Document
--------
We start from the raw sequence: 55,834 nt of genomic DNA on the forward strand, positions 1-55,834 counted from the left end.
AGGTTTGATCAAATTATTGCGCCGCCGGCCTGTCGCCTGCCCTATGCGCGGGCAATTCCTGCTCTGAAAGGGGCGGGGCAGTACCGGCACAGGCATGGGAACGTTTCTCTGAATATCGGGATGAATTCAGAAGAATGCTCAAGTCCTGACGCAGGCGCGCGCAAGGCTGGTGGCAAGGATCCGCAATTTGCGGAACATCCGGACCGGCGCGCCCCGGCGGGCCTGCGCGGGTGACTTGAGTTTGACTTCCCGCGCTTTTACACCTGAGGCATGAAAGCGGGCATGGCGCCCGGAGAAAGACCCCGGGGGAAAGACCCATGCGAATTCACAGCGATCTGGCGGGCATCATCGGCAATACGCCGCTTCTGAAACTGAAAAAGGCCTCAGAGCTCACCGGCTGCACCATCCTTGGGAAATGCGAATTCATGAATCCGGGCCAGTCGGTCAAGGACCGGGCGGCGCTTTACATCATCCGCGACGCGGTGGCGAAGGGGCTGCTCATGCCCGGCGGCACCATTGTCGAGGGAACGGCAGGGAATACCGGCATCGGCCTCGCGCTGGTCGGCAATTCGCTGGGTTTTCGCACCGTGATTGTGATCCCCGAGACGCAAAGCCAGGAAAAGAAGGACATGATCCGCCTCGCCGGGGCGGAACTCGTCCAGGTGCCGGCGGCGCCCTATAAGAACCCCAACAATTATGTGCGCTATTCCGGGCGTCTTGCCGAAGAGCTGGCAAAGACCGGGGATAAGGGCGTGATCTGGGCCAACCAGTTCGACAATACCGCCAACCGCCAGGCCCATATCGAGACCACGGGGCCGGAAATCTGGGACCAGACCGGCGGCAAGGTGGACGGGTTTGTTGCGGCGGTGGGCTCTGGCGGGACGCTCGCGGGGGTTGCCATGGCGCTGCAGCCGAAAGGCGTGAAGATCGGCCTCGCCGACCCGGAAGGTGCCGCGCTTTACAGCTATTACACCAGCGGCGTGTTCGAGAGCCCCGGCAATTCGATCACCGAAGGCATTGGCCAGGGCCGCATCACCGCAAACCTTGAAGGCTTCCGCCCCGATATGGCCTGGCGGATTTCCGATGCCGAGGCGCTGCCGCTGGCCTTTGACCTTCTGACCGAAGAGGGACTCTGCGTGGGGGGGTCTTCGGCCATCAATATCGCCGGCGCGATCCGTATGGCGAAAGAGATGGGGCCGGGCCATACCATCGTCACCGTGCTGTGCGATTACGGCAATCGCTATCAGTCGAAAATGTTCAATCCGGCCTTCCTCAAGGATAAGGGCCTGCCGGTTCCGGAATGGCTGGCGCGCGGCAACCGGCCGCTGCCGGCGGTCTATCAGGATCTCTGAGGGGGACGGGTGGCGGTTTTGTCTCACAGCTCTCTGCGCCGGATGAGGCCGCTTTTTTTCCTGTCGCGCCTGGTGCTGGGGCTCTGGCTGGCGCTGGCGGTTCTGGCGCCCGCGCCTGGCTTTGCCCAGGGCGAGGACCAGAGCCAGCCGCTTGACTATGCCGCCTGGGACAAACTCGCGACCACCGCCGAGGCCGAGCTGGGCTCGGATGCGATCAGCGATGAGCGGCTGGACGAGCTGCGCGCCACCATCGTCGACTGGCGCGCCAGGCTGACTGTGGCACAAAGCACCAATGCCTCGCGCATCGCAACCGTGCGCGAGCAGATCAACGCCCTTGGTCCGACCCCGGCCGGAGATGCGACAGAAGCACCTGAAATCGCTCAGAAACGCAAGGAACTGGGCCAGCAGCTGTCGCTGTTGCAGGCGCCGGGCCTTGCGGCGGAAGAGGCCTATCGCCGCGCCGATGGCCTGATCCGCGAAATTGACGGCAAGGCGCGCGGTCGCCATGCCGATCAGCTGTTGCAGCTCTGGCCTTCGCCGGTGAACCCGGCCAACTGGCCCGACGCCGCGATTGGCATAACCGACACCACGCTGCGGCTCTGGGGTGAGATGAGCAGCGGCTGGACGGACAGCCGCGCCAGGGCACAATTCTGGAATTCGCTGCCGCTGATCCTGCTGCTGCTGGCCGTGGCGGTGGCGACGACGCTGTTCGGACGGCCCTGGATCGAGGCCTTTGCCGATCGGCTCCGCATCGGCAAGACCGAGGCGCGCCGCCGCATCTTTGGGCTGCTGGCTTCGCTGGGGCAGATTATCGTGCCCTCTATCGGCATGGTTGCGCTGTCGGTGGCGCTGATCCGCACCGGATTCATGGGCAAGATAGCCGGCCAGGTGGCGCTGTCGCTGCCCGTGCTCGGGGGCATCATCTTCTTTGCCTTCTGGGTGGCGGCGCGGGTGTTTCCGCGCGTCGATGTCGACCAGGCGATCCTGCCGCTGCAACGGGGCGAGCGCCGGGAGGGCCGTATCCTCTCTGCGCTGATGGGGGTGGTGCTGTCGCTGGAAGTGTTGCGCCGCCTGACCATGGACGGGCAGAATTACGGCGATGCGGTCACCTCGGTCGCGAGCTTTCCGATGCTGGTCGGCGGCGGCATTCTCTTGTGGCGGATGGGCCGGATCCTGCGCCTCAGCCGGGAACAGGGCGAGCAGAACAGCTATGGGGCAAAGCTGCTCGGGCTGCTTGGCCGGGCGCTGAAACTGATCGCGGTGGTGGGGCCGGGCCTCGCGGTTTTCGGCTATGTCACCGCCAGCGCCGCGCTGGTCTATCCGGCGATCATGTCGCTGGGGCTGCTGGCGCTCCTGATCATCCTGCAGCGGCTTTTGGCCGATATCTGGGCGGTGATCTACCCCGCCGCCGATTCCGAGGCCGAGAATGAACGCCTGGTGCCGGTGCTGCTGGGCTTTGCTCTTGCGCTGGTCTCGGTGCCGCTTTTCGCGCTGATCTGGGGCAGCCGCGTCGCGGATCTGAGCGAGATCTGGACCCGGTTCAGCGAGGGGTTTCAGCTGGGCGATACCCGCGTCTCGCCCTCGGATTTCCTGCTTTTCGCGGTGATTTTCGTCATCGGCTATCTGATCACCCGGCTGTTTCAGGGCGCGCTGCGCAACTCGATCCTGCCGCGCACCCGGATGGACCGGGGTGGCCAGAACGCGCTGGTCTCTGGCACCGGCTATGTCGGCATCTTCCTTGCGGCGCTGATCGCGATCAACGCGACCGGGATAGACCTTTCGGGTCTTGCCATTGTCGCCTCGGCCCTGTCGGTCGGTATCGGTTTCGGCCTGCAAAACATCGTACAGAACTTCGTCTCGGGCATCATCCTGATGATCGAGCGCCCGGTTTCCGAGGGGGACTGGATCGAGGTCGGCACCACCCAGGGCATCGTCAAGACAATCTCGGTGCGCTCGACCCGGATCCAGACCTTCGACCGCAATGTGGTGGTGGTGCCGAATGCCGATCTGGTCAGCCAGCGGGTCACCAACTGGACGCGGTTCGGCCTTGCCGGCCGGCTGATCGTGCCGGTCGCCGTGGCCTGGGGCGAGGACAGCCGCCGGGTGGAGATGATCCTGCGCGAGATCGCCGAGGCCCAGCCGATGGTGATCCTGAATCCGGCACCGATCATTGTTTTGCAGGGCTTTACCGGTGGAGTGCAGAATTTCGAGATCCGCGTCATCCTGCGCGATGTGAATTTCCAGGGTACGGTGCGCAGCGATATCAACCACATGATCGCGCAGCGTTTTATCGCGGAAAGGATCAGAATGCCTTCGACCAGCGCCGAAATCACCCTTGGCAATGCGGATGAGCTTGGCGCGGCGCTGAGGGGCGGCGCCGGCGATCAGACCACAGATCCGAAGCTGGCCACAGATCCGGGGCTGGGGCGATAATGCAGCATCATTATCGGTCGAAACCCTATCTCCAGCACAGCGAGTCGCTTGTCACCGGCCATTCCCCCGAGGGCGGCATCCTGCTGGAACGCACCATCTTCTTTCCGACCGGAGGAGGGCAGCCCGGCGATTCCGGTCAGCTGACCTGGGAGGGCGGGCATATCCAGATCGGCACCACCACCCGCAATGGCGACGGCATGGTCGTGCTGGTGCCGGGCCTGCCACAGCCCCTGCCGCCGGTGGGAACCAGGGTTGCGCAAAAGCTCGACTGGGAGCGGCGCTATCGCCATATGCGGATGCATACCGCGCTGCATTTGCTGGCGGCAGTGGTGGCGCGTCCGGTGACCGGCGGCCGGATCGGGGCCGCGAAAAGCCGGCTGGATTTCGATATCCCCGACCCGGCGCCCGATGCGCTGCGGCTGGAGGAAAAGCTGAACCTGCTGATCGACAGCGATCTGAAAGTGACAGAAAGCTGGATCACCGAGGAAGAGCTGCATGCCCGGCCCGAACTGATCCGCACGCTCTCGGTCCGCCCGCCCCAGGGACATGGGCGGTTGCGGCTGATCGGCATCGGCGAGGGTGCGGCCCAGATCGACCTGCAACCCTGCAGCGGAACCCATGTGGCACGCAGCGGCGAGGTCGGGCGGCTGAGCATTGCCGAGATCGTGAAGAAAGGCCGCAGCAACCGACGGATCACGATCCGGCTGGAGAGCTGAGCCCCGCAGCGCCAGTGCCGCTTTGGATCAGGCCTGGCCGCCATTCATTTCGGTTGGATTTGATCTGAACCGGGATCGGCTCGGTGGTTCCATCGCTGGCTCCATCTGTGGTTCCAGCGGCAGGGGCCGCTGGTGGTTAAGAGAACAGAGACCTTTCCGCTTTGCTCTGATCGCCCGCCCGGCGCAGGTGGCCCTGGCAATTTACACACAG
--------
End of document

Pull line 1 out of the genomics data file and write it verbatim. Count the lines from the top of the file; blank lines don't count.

We start from the raw sequence: 55,834 nt of genomic DNA on the forward strand, positions 1-55,834 counted from the left end.